|Heritage Model Trains Article|
The American Model Train Concept
The best concept to strive for is to build your model railroad into a real rail transportation system. This establishes where it is located, the era, which towns are viewed, connecting lines, and traffic patterns. The concept therefore, matches the model; geographic area, era and transportation needs results in a concept of where, when and why the railroad exists.
The setting, along with the timeframe (location and era) selected for your layout will affect both the scenery and the traffic. Just as you would not find high volume commuter lines in a snow-covered mountain range, it is equally unlikely to find a train tunnel in the middle of flat farmland. Realism of the layout is enhanced when all the items are of the same era.
If you select to model a specific prototype, recreating the location and traffic of that time in history will ensure an appropriate match. If you are unsure of what era to model, it is usually best to create the scenery to match the earlier era you prefer, as it may always be modernized later. Club layouts are usually based on local railroads since the local roads and scenery are more likely to be of interest to lots of visitors.
If you name your stations based on real towns in appropriate sequence, they not only add to the realism but also place the railroad geographically. Real cities of course, are too large to model, but trains do run through small towns and junctures.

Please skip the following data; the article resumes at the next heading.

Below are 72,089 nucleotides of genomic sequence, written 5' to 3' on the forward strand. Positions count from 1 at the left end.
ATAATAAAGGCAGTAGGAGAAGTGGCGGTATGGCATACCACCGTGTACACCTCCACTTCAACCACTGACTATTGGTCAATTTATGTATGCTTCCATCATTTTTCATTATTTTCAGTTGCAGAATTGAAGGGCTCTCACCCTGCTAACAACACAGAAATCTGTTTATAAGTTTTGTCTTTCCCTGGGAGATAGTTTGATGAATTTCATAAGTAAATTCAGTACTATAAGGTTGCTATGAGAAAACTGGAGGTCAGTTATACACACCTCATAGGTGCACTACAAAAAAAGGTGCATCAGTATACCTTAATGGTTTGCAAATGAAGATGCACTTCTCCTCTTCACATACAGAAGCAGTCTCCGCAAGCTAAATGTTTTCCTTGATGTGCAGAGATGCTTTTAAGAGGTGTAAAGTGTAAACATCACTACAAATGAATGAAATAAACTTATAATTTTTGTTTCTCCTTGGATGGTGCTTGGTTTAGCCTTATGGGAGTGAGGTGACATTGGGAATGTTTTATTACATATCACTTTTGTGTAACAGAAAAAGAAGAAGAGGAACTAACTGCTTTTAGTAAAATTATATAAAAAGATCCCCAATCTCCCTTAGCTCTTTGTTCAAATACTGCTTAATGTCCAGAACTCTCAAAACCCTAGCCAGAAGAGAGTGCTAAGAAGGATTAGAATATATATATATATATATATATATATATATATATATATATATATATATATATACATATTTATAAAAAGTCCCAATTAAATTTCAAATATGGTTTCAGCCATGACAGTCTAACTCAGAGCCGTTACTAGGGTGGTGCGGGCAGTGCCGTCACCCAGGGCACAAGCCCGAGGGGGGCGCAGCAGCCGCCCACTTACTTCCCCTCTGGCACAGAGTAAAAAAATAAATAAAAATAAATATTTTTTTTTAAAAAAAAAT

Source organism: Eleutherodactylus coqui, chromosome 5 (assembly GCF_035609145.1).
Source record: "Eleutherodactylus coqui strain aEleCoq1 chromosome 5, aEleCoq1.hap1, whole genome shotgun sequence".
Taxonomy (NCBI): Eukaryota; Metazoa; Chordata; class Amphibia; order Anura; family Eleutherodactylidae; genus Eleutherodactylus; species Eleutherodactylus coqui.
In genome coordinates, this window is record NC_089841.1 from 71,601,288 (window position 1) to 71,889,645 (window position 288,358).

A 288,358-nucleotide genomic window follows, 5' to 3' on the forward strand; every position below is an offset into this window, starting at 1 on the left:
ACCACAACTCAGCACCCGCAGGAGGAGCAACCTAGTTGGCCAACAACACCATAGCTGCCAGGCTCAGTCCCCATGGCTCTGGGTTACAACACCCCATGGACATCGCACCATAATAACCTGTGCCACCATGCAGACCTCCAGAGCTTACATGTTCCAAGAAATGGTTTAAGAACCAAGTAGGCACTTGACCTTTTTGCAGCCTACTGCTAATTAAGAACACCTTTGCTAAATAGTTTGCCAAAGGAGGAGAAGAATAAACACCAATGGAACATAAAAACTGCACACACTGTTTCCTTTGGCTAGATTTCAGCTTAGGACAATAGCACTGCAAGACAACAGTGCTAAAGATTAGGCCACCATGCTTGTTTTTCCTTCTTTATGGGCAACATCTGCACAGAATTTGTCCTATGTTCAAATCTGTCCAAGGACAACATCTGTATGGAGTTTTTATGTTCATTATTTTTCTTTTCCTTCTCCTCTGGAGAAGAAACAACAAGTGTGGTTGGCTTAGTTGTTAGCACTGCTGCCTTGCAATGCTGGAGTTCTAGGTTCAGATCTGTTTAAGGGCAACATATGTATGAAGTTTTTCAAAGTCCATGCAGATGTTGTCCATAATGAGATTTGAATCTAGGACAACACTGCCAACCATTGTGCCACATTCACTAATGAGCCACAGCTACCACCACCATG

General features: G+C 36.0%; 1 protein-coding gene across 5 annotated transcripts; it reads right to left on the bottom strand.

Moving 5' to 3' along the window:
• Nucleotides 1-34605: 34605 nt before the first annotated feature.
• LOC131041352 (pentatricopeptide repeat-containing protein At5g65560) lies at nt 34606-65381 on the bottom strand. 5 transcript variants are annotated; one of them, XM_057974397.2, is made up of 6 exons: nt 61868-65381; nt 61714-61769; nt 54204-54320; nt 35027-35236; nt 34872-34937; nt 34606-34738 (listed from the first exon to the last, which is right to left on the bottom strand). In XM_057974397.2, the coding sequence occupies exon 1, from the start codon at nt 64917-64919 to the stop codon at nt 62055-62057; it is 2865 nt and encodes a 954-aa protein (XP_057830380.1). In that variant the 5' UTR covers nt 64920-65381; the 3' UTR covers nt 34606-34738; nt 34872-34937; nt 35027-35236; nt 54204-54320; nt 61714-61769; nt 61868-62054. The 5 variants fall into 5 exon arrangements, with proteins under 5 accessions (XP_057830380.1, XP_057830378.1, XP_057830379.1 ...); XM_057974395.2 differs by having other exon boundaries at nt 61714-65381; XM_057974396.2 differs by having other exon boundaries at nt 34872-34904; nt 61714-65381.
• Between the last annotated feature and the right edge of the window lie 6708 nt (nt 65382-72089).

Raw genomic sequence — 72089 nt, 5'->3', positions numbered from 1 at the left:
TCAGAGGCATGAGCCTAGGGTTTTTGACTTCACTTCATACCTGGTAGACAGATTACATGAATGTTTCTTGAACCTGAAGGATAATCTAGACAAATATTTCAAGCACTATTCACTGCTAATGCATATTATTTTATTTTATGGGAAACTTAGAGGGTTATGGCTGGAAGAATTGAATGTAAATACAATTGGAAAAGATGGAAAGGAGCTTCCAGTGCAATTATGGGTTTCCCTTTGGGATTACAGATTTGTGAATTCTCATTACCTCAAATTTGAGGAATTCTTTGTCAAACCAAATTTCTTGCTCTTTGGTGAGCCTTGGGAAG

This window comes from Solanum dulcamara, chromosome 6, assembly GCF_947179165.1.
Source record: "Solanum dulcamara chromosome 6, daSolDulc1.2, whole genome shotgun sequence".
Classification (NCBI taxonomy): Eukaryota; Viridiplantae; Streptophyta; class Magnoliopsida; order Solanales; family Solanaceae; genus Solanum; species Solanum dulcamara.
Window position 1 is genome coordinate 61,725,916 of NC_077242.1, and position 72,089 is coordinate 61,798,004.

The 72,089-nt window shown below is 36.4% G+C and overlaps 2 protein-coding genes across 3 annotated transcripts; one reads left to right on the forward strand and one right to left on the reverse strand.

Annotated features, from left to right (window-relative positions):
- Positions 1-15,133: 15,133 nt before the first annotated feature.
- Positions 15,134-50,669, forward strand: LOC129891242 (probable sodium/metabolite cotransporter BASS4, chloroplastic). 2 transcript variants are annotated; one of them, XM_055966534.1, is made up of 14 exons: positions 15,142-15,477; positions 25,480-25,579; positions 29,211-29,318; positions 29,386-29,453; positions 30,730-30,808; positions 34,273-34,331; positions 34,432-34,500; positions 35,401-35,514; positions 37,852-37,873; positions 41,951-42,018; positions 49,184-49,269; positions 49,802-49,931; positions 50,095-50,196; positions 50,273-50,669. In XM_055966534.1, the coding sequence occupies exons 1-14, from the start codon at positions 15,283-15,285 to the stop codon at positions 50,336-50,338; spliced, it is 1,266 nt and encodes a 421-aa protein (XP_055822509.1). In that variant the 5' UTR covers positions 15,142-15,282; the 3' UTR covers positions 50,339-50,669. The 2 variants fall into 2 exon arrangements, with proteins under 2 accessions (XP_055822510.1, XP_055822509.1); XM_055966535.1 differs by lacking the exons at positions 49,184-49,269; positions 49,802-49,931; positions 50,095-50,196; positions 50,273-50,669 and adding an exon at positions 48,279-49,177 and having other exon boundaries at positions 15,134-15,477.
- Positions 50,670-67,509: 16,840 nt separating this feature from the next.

Name everything on the layout. Even if the oil refinery is only a can of Pennzoil sitting next to the siding, name the refinery and the town where it is located. Same goes for water towers and flour mill down the line. Now you are delivering low-sulphur coal from the Whitney mine to the Banholzer Steel mill, and not just moving cars from here to there.
Most industries are large enough to have multiple freight docks or doors. Each are numbered or labeled on the real building, so each of these is either numbered or labeled on the real buildings.
And don’t forget to name your railroad as well. If you are modeling a specific prototype this is easy. The Ozarks Division of the Missouri Pacific won’t be found in any timetable, except for the ones in your basement. Just surround your company with standard engine pictures, rolling stock and line-side structures, but in the rolling mountains of the Ozarks.
If you are serious about multi-train operations, the simplicity of use and freedom of engine movements more than outweigh any perceived additional cost of using DCC over conventional control systems. You will start using whistle signals all the time. And you will wish you had purchased a North Coast or Wangrow DCC system so you have a separate button on your throttle for each sound the engine can make. Oh yeah!
Esther Smith, author